NUX Leeds event – Rebecca Topps: Creating inclusive mobile applications

July 28, 2017 12:42 pm

NUX Leeds event – Rebecca Topps: Creating inclusive mobile applications



Rebecca began her talk by introducing herself as an ‘Accessibility and UX Research Consultant’. She works freelance now and she’s got lots of experience from working at ShopDirect UK alongside designers to help create accessible apps. She stated that “There’s always things to learn when it comes to accessibility.”

So, why should we make our apps inclusive?

Rebecca started by talking about her experience working with a blind lady, who uses a screen reader to help her use apps on a day to day basis and feels that apps are simpler and easier to use than websites. Despite this, she still sometimes struggles with apps. One such negative experience was on the Santander app. It was not easily accessible with a screen reader, therefore she had to phone up every time in order to make a transaction. (RNIB note that Santander, along with apps from NatWest, First Direct and Barclays all present problems for visually impaired users because they do not work well with Voice Over (iOS) or Talkback (Android) so users are unable to complete a number of everyday transactions on the app).

In contrast, the blind lady had a positive experience with Ocado. This is one app she uses a lot to do her grocery shopping, which makes her life easier. Ability net found that Ocado exceeded minimum accessibility requirements in 2013, it looks like they are still doing it). This example case study provides solid evidence on why we should aim to make our apps more accessible to reduce digital exclusion: “Digital inclusion, or rather reducing digital exclusion is about making sure that people have the capability to use the internet to do things that benefit them day to day.” (Gov.uk)

This example case study provides solid evidence on why we should aim to make our apps more accessible to reduce digital exclusion: “Digital inclusion, or rather reducing digital exclusion is about making sure that people have the capability to use the internet to do things that benefit them day to day.” (Gov.uk)

Photo of the speaker at the event

Rebecca Topps: Creating inclusive mobile applications

The Facts

Rebecca went on to explain that “around 81% of adults own a smartphone day to day” and that “around 11.2million people in the UK have some type of disability” and a lot of these owning a smartphone. These disabilities can range from, visual, auditory, motor and cognitive impairments and can either be long term or temporary impairments. Even though we may not realise it, we all experience temporary impairments in our day to day life. Such as glare when using a device in bright sunlight or suffering with a broken wrist, or even a hangover.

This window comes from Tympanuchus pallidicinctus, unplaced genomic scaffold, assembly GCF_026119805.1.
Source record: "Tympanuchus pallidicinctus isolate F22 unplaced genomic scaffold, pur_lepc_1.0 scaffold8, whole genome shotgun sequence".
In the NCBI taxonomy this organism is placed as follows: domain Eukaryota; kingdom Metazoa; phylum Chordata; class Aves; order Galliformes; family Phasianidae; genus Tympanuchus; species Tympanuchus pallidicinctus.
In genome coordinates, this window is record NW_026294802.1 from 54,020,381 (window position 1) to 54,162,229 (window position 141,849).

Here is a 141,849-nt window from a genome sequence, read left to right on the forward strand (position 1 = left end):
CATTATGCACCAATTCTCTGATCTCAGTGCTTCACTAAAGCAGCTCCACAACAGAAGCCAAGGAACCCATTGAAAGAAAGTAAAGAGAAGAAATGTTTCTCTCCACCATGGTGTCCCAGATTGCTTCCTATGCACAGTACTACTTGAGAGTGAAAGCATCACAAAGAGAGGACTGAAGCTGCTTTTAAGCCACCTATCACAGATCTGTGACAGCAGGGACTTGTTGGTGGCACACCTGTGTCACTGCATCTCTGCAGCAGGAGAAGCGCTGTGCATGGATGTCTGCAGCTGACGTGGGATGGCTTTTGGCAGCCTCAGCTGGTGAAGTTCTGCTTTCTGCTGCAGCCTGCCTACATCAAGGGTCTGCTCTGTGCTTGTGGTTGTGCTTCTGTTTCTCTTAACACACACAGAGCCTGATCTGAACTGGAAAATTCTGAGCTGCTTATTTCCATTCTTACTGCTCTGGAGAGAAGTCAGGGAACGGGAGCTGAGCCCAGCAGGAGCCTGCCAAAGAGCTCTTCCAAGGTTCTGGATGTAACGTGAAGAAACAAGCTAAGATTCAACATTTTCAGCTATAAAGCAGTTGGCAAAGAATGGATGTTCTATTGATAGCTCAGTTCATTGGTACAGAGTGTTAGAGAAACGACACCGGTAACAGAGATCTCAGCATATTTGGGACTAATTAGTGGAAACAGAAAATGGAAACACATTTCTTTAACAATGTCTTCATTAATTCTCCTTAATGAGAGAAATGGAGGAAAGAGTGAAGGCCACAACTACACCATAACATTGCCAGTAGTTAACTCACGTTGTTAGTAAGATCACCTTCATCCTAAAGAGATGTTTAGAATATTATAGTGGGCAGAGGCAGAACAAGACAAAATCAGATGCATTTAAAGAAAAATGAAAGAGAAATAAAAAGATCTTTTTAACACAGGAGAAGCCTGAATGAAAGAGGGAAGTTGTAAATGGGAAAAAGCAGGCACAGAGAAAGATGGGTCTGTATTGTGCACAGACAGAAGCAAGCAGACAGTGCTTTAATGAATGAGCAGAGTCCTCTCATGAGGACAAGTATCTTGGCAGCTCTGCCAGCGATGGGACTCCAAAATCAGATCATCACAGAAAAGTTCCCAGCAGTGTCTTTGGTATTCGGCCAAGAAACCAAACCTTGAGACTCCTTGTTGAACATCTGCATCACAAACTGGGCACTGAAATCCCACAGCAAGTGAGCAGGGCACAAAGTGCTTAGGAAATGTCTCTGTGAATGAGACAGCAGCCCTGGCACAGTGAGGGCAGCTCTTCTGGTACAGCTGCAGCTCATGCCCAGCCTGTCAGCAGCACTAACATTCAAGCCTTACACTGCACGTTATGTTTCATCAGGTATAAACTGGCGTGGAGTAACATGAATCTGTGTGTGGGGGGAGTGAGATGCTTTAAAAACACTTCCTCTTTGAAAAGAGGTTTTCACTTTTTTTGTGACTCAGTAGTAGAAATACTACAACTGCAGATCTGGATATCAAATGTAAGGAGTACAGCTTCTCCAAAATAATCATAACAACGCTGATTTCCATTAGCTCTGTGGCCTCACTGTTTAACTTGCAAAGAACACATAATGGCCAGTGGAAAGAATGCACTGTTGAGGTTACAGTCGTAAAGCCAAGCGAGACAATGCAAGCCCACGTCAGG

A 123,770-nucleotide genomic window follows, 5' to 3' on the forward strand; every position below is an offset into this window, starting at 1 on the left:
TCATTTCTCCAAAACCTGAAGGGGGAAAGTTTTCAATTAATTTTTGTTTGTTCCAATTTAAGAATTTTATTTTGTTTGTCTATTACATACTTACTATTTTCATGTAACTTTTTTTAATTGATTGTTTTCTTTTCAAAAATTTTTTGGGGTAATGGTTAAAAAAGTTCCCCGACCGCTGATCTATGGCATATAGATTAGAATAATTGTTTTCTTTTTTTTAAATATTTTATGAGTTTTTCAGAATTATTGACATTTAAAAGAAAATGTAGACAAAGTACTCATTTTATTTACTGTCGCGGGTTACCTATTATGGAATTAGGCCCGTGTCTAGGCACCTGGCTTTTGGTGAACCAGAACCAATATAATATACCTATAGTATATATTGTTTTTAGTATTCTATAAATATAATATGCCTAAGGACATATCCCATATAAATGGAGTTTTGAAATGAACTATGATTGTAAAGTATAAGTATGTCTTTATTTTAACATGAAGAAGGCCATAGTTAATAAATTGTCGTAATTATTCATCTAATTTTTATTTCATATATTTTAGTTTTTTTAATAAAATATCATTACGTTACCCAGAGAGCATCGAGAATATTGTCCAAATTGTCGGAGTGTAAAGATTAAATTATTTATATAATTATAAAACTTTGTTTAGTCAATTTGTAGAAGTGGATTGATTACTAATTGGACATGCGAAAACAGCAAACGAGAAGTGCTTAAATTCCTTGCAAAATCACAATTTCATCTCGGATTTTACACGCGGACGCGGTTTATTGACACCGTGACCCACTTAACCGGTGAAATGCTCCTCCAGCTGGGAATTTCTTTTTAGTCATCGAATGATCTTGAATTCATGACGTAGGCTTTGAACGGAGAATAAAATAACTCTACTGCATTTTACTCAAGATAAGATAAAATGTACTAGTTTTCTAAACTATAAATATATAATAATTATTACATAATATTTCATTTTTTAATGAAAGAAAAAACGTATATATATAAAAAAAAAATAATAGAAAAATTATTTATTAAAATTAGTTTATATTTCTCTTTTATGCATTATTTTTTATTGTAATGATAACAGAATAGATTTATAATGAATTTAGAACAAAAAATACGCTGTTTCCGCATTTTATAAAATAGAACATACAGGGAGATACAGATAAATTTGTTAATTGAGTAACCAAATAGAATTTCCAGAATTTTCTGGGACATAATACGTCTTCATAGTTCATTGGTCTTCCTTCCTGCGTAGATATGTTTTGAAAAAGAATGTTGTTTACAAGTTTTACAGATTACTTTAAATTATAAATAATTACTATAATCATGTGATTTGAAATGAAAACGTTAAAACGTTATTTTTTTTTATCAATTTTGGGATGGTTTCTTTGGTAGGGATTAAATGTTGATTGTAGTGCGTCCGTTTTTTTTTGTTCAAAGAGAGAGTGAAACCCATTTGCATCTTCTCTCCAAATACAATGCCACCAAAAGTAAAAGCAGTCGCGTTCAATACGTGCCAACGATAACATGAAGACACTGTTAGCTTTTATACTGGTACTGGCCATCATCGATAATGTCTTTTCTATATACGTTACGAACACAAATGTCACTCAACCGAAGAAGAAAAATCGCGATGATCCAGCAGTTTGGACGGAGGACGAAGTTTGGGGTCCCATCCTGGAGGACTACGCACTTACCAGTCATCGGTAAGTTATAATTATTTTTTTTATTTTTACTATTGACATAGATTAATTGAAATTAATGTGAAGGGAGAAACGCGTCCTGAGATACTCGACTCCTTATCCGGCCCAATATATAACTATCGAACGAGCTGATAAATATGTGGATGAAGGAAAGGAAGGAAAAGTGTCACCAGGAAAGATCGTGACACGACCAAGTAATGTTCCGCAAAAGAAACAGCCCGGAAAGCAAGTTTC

Inclusive user testing

Rebecca stated that “If we improve accessibility, it will improve the overall user experience.” To do this it is so important to include users with a range of abilities in user research and testing. However it can be difficult to access participants with a wide range of abilities so instead of waiting until a research project comes up, Rebecca suggested building your own data base of users so that you have a pool of users to select from when a project with requires them. Use all the leads you can to help you build the pool, for example, ask families, friends and colleagues, local disability charities, advertise on social media and work closely with your recruitment team to ensure we are including a mix in the research.

Rebecca emphasised that including a range of disabilities into user testing is a big eye opener, but doesn’t come without its challenges as there are a number of questions we need to ask users and things to bear in mind. These can be: • What device they use

  • What device they use
  • What assistive tech they use
  • What apps they use
  • Location of testing – ease of travelling to the office
  • Technicalities involved around the format of the tasks